Even if you haven’t paid close attention to auto sales lately, it should come as no surprise that pickup trucks are big business. They’re pretty much everywhere. But even if you know trucks are popular, it can still be shocking to see how many get sold each year. Ford alone sold more than 900,000 F-Series pickups in the U.S. last year, and overall the segment accounted for 2,944,395 sales. That’s an increase of about 122,000 trucks compared to last year. Based on those figures, you might think the sky is the limit when it comes to truck sales, but that might not necessarily be the case.
According to a survey conducted by the car-buying website CarGurus, 68 percent of truck owners think their trucks are overpriced. 48 percent of owners also believe trucks aren’t made as well as they used to be, and 17 percent said they will probably move to a different segment next time they buy. Of the owners who don’t plan to buy another truck, 37 percent expect to switch to an SUV or crossover, and 35 percent expect to switch to a sedan.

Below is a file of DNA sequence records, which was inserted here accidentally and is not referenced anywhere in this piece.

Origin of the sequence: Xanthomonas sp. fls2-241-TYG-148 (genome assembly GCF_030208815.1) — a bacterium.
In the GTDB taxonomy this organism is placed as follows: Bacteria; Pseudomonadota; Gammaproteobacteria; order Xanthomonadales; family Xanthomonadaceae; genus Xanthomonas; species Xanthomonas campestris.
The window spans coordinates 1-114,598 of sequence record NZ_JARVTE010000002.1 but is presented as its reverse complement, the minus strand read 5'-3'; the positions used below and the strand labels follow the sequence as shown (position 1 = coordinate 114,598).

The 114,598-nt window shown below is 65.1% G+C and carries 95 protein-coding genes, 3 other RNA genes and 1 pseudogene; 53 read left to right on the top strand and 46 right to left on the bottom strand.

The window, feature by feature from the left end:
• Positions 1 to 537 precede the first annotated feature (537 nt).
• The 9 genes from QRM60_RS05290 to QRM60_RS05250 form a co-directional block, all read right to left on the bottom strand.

CarGurus also found that increasing prices are affecting brand loyalty. A full 70 percent of truck owners surveyed said they would buy from a competitor if their favorite brand raised its prices by $10,000. Last year, that figure was only 64 percent. Loyalty also varied wildly between brands. For example, 41 percent of Toyota owners said they wouldn’t consider any other truck, while only 28 percent of Chevrolet and 27 percent of Ford owners said the same.
That said, price isn’t the only reason some of the owners surveyed are considering abandoning the truck segment. A surprising 42 percent said bad fuel economy was their main concern.
With truck sales up year-over-year last year, it’s possible that these results don’t represent the country as a whole. We also would have appreciated CarGurus including data on the number of full-size truck owners considering a switch to midsize trucks. But it certainly makes next week’s release of first-quarter sales figures that much more interesting.